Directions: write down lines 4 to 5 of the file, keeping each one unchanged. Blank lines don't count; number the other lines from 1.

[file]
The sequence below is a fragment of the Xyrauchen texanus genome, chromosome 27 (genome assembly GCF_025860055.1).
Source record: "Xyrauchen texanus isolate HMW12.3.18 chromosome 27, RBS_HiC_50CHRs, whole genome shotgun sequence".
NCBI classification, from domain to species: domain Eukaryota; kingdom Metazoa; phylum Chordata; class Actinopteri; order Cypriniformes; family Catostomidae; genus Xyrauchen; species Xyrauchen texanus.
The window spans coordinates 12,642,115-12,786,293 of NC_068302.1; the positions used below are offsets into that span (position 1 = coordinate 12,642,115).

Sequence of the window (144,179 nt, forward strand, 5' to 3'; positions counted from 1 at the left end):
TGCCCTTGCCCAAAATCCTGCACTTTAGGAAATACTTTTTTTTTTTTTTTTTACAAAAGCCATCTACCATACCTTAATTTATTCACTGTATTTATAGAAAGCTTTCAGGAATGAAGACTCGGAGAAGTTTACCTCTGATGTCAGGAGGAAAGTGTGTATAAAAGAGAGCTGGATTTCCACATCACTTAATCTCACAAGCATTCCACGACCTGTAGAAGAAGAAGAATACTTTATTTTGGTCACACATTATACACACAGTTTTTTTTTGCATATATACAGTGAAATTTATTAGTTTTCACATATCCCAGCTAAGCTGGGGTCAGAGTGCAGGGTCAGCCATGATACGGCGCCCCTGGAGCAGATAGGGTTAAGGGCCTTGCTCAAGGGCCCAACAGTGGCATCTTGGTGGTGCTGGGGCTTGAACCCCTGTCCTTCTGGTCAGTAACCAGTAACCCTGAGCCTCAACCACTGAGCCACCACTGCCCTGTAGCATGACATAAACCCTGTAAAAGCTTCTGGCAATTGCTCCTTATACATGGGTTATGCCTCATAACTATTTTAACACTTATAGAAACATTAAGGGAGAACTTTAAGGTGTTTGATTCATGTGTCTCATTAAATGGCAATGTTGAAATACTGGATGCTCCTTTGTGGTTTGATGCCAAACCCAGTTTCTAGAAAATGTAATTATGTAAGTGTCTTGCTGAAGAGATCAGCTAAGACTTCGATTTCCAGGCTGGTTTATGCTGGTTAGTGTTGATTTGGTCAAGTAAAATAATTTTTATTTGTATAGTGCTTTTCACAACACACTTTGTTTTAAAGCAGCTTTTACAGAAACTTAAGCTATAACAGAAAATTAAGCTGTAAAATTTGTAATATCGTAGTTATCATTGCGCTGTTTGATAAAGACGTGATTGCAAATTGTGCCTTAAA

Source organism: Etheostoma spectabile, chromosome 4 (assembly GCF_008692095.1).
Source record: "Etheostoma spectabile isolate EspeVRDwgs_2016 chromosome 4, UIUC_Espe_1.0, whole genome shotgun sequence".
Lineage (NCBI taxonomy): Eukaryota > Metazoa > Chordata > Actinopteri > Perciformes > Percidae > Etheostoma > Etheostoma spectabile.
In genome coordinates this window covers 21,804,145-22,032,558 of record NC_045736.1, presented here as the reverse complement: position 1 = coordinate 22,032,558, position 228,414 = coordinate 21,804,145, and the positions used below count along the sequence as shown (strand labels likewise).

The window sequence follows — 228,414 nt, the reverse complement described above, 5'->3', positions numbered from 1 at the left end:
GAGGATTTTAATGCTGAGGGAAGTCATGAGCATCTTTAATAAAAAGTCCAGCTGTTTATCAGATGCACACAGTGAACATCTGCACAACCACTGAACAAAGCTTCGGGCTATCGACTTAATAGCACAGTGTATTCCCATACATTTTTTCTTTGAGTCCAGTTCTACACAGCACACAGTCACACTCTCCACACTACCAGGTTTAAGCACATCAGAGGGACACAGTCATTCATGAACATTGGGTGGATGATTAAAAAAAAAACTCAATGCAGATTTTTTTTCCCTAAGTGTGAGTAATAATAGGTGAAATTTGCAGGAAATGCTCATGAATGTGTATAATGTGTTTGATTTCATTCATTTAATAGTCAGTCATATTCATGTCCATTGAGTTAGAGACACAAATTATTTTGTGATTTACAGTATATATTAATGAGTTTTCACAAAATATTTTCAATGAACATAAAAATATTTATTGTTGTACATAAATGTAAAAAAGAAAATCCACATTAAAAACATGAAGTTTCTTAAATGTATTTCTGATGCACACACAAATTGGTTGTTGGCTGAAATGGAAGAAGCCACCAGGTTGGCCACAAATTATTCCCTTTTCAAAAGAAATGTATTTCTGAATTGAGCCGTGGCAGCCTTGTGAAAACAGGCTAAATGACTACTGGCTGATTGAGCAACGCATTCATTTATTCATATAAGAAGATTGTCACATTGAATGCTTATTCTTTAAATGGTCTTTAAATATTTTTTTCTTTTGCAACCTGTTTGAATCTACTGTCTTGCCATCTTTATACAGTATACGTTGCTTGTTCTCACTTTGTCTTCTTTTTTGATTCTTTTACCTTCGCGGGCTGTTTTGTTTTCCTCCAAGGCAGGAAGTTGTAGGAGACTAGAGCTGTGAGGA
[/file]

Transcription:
The window spans coordinates 12,642,115-12,786,293 of NC_068302.1; the positions used below are offsets into that span (position 1 = coordinate 12,642,115).

Sequence of the window (144,179 nt, forward strand, 5' to 3'; positions counted from 1 at the left end):